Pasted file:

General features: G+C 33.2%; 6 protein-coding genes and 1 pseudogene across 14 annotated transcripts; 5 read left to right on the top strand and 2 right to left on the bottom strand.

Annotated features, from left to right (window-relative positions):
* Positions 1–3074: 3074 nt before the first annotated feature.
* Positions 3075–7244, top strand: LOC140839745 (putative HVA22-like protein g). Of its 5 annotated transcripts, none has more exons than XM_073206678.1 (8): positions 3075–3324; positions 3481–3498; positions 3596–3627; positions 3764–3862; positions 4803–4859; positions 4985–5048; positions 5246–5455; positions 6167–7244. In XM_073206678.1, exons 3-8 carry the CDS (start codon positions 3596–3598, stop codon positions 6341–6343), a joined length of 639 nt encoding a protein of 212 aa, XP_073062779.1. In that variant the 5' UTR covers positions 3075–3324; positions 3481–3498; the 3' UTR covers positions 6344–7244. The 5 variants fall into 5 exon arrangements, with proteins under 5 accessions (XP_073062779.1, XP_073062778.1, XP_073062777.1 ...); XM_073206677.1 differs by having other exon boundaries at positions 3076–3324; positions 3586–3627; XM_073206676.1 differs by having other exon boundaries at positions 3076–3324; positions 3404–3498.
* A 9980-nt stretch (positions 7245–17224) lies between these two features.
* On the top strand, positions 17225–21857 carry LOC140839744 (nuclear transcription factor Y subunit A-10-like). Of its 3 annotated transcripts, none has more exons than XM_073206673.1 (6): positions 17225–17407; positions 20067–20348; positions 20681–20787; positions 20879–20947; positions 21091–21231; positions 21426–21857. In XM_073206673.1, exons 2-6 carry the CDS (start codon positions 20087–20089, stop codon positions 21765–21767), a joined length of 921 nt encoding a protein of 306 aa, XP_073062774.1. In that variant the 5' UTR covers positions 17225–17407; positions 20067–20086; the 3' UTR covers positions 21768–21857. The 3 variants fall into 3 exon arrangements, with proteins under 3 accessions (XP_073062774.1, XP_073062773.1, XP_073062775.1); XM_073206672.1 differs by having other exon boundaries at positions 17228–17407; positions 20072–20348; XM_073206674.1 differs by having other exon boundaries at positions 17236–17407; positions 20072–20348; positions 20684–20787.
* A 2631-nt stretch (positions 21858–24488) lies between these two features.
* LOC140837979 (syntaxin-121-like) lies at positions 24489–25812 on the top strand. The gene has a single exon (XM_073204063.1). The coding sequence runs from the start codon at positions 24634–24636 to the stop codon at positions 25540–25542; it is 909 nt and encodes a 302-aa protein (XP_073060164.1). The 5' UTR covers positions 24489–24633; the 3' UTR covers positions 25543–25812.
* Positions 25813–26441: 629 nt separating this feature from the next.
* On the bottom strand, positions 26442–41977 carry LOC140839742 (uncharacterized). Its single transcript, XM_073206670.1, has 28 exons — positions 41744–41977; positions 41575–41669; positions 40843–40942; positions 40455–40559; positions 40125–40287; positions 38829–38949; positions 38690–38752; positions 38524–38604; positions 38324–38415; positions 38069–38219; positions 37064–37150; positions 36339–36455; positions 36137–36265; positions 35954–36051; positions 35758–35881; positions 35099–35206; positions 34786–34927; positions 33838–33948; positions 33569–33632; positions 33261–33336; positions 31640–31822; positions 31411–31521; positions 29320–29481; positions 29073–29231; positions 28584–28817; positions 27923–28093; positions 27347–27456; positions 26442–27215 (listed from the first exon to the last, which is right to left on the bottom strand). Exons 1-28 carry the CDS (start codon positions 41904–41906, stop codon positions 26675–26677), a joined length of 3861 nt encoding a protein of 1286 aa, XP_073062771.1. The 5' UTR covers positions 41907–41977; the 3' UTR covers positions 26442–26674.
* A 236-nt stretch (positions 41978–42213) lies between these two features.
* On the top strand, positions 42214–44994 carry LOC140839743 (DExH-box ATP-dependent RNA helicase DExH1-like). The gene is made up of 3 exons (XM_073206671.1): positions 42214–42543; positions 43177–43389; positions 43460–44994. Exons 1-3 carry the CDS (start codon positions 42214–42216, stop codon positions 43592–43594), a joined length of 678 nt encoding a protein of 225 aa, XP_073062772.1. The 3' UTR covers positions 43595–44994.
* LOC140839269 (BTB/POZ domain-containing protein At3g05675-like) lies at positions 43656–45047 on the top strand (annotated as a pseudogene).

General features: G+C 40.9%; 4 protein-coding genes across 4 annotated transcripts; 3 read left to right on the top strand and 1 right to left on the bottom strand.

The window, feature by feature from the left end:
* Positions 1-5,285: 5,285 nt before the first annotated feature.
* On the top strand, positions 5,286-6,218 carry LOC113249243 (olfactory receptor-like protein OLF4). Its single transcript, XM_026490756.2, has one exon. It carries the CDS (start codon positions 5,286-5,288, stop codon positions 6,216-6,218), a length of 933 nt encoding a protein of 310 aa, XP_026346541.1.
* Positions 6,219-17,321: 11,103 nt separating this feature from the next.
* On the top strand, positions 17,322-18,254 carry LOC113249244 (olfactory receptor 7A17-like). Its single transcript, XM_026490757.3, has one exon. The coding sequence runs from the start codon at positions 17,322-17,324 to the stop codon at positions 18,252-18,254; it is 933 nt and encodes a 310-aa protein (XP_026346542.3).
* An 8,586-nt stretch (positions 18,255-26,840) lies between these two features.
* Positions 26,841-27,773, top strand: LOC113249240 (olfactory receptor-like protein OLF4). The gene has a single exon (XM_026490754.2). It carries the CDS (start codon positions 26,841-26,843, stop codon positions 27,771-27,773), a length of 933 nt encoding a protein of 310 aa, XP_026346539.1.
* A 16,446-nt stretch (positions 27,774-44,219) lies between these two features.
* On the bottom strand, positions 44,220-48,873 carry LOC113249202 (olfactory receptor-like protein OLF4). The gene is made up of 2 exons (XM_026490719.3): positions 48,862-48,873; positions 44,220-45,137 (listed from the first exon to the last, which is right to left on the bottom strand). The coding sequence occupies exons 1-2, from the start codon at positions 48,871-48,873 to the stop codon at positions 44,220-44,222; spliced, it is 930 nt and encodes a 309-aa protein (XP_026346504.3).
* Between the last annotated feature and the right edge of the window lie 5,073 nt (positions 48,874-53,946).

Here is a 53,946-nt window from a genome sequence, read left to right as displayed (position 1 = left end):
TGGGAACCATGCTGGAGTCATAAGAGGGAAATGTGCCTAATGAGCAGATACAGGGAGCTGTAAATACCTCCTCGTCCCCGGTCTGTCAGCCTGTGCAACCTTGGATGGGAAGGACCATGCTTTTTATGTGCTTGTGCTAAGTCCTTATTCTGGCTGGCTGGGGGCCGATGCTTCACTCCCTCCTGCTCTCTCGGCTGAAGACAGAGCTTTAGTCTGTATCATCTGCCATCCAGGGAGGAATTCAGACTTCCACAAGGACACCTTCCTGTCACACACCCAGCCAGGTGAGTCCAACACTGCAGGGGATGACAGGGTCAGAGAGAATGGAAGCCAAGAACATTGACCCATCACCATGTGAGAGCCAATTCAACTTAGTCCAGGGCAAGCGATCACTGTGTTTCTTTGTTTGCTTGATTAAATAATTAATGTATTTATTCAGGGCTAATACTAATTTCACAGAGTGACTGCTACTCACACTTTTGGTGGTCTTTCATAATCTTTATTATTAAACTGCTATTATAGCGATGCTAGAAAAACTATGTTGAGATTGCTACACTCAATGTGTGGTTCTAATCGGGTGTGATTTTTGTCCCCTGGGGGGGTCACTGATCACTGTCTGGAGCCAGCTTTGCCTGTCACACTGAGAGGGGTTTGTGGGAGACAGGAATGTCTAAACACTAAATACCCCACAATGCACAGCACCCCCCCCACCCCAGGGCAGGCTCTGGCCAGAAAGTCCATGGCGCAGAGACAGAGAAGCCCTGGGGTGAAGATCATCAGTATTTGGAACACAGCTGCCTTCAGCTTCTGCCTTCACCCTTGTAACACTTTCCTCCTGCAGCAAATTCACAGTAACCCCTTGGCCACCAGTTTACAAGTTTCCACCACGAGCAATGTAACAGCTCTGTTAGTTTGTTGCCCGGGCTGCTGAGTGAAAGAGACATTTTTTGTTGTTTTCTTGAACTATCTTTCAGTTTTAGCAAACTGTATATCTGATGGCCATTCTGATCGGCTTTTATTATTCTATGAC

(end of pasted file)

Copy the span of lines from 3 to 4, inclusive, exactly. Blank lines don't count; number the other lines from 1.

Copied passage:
* Positions 1–3074: 3074 nt before the first annotated feature.
* Positions 3075–7244, top strand: LOC140839745 (putative HVA22-like protein g). Of its 5 annotated transcripts, none has more exons than XM_073206678.1 (8): positions 3075–3324; positions 3481–3498; positions 3596–3627; positions 3764–3862; positions 4803–4859; positions 4985–5048; positions 5246–5455; positions 6167–7244. In XM_073206678.1, exons 3-8 carry the CDS (start codon positions 3596–3598, stop codon positions 6341–6343), a joined length of 639 nt encoding a protein of 212 aa, XP_073062779.1. In that variant the 5' UTR covers positions 3075–3324; positions 3481–3498; the 3' UTR covers positions 6344–7244. The 5 variants fall into 5 exon arrangements, with proteins under 5 accessions (XP_073062779.1, XP_073062778.1, XP_073062777.1 ...); XM_073206677.1 differs by having other exon boundaries at positions 3076–3324; positions 3586–3627; XM_073206676.1 differs by having other exon boundaries at positions 3076–3324; positions 3404–3498.